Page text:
Some turn cold weather into cold cash

A late-season snowstorm this week heaped additional misery on Hampton Roads, cursing us with still more cold and snow.

But for some, these snow banks have put money in the real bank.

“It’s definitely an extra piece of change for us,” said Keith Hurte of Better Lawns Landscaping.

As the snow fell, Craigslist filled with offers to shovel snow. For companies that make most of their money in the warm months, the snow brought in unexpected cash this winter.

Richard Norman of Better Lawns Landscaping says they’ve swept docks, shoveled driveways and — when we caught up with them Tuesday — scraped clear a church parking lot.

“We try to stay in the office and wait for the calls,” he said. “When they come in, we go.”

The snowfall has been a windfall for others, too. In Norfolk, the late-January snowstorm forced the city to spend $30,000 a day on Downtown snow removal. Several small hauling businesses showed up for a piece of the pile. And in Virginia Beach during that same storm, city records show it spent almost $1.5 million to dig out. Most of that was overtime money paid to city workers.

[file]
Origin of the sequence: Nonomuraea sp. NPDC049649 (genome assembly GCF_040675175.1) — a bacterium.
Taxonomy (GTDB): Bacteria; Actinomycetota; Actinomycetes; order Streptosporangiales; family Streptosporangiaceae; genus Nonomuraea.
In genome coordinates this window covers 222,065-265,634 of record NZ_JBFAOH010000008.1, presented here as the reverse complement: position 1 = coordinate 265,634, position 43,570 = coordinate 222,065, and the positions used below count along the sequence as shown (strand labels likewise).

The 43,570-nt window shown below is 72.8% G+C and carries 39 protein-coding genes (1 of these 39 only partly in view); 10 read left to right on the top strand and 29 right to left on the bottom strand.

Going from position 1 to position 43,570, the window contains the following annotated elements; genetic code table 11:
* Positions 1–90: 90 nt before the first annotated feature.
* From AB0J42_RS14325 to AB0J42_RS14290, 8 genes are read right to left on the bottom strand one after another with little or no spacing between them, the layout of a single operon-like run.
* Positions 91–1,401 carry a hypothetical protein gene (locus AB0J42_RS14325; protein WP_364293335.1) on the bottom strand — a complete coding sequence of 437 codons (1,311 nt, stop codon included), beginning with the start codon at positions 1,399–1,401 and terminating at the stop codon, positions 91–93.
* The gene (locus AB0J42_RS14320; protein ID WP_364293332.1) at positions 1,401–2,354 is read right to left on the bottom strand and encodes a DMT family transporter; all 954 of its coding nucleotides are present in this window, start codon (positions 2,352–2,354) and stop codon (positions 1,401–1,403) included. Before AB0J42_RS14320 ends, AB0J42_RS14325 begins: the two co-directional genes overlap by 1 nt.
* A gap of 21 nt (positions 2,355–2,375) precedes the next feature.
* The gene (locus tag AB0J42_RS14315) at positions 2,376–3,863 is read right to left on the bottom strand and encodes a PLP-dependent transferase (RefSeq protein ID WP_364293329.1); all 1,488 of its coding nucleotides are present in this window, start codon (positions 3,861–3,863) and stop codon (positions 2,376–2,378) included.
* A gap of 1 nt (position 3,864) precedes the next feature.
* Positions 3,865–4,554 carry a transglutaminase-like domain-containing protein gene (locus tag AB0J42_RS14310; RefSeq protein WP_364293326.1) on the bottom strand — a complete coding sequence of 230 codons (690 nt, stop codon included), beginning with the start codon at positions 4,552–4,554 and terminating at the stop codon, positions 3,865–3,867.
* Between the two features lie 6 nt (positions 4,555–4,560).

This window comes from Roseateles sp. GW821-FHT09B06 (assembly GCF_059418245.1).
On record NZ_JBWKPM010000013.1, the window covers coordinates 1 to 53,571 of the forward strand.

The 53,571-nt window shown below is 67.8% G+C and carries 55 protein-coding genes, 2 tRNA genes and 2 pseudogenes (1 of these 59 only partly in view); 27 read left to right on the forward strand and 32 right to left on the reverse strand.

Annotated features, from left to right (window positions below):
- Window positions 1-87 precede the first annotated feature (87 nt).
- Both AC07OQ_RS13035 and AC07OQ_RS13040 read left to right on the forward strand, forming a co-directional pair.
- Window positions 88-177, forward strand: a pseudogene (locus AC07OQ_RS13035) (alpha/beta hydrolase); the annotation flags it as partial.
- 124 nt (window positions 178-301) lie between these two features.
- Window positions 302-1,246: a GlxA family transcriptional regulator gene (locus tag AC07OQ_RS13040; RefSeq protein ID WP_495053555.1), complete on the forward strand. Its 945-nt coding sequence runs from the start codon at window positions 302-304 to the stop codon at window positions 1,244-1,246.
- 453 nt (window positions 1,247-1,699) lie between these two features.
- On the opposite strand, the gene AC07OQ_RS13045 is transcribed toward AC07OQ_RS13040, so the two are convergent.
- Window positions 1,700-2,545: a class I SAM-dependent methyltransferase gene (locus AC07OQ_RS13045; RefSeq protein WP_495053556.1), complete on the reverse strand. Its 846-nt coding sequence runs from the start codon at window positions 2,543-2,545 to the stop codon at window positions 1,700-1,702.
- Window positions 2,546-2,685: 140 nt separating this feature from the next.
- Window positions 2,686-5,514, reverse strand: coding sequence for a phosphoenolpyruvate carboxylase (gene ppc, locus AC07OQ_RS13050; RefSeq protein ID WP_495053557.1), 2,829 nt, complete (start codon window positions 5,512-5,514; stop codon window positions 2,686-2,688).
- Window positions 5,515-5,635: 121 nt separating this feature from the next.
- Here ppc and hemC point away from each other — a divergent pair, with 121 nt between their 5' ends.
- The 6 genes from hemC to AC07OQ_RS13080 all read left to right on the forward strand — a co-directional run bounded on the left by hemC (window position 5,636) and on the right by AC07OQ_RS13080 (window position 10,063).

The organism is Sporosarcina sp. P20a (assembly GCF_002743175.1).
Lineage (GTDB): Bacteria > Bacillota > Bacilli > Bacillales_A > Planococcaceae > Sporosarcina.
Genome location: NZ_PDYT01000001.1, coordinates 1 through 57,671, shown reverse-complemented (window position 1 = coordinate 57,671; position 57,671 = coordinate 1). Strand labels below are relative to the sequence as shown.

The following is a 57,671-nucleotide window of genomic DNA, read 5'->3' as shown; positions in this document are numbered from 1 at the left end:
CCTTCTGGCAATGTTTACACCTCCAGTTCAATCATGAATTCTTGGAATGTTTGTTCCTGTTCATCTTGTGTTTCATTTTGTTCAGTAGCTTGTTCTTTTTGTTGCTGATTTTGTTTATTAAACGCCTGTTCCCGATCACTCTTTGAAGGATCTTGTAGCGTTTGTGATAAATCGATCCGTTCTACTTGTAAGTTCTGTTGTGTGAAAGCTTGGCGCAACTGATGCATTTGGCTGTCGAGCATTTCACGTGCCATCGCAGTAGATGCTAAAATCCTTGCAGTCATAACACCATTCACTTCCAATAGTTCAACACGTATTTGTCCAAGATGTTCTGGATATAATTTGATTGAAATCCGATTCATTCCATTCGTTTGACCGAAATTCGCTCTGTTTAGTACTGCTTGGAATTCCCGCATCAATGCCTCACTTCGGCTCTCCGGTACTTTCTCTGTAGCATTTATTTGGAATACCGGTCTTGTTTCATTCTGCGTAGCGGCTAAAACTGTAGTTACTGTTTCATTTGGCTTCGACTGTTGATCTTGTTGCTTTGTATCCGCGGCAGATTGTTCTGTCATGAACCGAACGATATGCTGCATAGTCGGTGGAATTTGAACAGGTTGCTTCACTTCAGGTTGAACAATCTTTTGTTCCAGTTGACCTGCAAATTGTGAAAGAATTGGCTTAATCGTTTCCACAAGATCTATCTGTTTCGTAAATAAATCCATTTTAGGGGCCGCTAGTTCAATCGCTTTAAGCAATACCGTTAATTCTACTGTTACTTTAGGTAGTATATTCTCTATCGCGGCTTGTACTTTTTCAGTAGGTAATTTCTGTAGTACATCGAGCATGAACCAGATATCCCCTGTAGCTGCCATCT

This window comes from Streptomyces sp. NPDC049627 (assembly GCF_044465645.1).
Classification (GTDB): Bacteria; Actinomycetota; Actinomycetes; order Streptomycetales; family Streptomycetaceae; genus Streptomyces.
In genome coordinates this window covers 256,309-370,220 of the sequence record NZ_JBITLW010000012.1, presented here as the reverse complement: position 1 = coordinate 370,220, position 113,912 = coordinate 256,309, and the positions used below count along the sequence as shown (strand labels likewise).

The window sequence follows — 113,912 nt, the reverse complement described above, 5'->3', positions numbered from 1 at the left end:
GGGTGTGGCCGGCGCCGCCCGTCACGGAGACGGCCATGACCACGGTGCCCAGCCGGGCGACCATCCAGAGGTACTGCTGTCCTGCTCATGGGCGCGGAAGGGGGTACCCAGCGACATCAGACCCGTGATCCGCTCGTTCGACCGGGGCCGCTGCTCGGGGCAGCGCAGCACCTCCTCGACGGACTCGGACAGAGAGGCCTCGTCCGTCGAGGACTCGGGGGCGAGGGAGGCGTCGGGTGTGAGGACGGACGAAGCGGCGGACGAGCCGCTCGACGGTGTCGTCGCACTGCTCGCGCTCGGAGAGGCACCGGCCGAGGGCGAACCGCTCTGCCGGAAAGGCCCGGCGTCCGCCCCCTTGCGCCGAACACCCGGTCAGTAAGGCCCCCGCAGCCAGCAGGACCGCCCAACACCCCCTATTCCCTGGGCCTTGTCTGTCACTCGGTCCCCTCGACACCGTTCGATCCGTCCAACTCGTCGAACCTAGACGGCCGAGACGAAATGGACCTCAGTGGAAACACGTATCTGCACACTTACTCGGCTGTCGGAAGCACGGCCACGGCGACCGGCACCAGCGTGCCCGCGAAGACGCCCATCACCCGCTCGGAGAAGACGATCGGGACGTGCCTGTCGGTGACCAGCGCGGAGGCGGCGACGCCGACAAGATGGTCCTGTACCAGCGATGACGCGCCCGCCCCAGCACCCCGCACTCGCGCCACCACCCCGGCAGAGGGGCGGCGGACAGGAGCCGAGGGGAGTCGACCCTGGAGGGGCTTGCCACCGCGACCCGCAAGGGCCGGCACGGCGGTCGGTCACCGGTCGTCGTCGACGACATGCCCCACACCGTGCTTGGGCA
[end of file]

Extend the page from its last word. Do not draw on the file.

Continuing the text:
And Wintergreen Resort near Charlottesville has enjoyed nearly five feet of natural snow this year. That’s well above the average of 34 inches, according to resort tracker www.onthesnow.com. Combined with manmade snow and cool spring temperatures, resort manager Hank Thiess said Wintergreen will be open through March, and maybe longer. He declined to say what the longer season would mean financially for the resort.

At Better Lawns Landscaping, it means keeping crews busy and money flowing during the down season.

Simply, Hurte said, “We love the snow.”

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